Understanding Language Barriers to Mental Health Services of Non-Anglophone and Non-Francophone Patients From the Perspective of Psychiatrists, Administrators, and Patients
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CitationKasraei, Farzad. 2019. Understanding Language Barriers to Mental Health Services of Non-Anglophone and Non-Francophone Patients From the Perspective of Psychiatrists, Administrators, and Patients. Master's thesis, Harvard Medical School.
AbstractIntroduction: Canadian patients face barriers in access to mental health care if they do not speak the official languages of Canada English or French. Canada does not have a law supporting the use of professional interpreters and many practitioners and hospitals must rely on informal interpreters despite the proven risks for patients (for example patient safety and quality of care) and health providers (for instance Malpractice and complaints). We conducted a qualitative evaluation to better understand the language barrier for mental health access from the perspective of patients, mental health clinicians and healthcare administrators.
Methods: Data collection consisted of 21 in-depth interviews with 11 patients and 10 psychiatrists and high rank officials. We performed an inductive content-focused analytic approach to understand and Interpret experience of patients and psychiatrists/administrators. We transcribed audio recorded interviews , and translated them into English and reviewed in detail then loaded into Dedoose. After a careful review, we identified the texts relevant to the research questions and coded them for each group of patients and doctors and admins separately, including labels, definitions and illustrative quotes with specific examples from the transcripts for each code. After another comprehensive review, we completed content analysis, and applied codes to similar texts on data. Then we grouped similar codes into broader categories and an iterative approach for category development was used. We labeled each category , and elaborated and illustrated them with excerpts from the data. We examined categories then interpretively and grouped them together linking ideas to form a broader concept, from which we developed analysis of the research .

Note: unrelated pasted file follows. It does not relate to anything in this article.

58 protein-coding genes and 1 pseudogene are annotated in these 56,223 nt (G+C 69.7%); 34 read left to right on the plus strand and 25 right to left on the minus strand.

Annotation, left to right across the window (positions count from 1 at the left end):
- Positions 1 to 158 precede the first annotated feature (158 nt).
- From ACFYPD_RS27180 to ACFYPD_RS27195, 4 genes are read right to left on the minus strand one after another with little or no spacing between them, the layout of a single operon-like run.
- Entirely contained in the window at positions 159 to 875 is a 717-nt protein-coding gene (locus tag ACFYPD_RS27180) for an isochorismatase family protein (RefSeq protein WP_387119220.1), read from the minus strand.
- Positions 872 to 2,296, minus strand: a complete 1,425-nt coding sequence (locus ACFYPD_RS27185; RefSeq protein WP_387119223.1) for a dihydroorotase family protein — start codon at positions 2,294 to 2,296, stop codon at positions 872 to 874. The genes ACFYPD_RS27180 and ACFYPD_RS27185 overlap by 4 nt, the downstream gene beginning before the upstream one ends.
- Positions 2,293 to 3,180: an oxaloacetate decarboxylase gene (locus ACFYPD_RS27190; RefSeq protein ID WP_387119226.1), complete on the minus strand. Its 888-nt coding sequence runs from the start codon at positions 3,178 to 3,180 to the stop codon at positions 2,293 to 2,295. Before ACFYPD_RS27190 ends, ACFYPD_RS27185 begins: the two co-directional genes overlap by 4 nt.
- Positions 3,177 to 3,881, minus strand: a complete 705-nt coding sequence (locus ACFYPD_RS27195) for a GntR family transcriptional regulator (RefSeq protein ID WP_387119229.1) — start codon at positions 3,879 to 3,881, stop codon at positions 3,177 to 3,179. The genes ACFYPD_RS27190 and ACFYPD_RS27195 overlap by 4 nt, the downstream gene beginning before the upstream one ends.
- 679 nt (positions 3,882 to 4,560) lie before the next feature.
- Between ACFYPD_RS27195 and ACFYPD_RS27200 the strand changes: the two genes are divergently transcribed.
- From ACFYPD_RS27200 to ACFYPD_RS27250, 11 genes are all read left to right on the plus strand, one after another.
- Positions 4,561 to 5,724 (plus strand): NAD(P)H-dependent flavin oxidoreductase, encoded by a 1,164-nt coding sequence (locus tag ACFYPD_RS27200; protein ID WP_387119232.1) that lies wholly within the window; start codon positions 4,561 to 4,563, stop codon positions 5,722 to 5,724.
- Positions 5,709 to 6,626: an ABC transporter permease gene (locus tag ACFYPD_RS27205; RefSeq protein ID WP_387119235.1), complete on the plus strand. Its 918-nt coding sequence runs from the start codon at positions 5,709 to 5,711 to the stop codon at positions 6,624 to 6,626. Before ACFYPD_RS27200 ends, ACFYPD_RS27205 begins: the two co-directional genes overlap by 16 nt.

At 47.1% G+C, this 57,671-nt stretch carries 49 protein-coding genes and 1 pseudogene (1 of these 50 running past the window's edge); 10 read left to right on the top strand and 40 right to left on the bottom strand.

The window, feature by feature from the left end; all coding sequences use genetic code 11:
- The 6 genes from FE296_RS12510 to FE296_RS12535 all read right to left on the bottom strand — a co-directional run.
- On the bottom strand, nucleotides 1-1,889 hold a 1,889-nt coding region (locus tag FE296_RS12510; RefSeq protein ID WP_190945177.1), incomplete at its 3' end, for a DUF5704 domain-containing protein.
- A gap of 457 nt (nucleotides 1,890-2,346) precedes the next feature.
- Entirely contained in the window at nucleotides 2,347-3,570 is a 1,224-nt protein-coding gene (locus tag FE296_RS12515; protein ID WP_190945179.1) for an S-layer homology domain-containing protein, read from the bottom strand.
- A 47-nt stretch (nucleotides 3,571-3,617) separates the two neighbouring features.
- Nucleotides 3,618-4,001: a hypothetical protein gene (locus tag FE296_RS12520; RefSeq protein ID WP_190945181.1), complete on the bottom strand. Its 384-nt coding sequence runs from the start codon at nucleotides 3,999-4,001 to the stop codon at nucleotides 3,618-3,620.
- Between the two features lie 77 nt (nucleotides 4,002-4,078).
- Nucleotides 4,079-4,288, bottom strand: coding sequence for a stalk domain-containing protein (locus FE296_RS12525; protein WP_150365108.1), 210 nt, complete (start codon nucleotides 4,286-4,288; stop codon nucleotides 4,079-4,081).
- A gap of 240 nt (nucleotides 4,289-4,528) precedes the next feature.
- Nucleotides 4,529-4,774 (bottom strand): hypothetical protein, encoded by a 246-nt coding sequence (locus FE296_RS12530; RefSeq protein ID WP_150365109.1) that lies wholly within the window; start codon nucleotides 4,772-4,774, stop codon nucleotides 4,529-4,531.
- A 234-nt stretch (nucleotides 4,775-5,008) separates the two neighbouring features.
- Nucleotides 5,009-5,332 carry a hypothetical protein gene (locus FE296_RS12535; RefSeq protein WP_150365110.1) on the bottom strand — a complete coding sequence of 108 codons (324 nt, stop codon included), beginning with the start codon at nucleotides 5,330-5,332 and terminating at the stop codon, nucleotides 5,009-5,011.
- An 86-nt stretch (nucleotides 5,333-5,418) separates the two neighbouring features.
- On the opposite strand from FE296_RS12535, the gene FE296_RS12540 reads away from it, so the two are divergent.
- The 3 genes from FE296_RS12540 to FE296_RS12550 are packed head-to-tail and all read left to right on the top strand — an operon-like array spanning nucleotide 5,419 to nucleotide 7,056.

Results: The study found that availability of professional language assistance rehumanizes non-English, non-French language speakers seeking mental health services in Quebec. Providing mental health services by using professional interpretation makes the patients feel they have been treated as a human being and also patients feel they receive appropriate and effective care. Another finding was that while both groups of patients and psychiatrists trusted more in professional interpreters rather than family members or a lay person or hospital staff, there were certain cases that mistrust could happen. Lack of a proper provincial language policy about non-francophone non-anglophones and also lack of language standards in healthcare settings were other significant issues raised by participants.
Conclusions: Lack of a law in Canada to support the right of patients for having access to such language assistance services was prominent. And furthermore, the battle between English and French leads to neglecting other patients who don’t speak either of them. Also, hospitals lack standards of care for those non-francophone-non-Anglophone patients can cause more issues. Integrating this to action and policies and budget forecasts and make hospitals have it as a standard of care are recommended.
Citable link to this pagehttps://nrs.harvard.edu/URN-3:HUL.INSTREPOS:37366024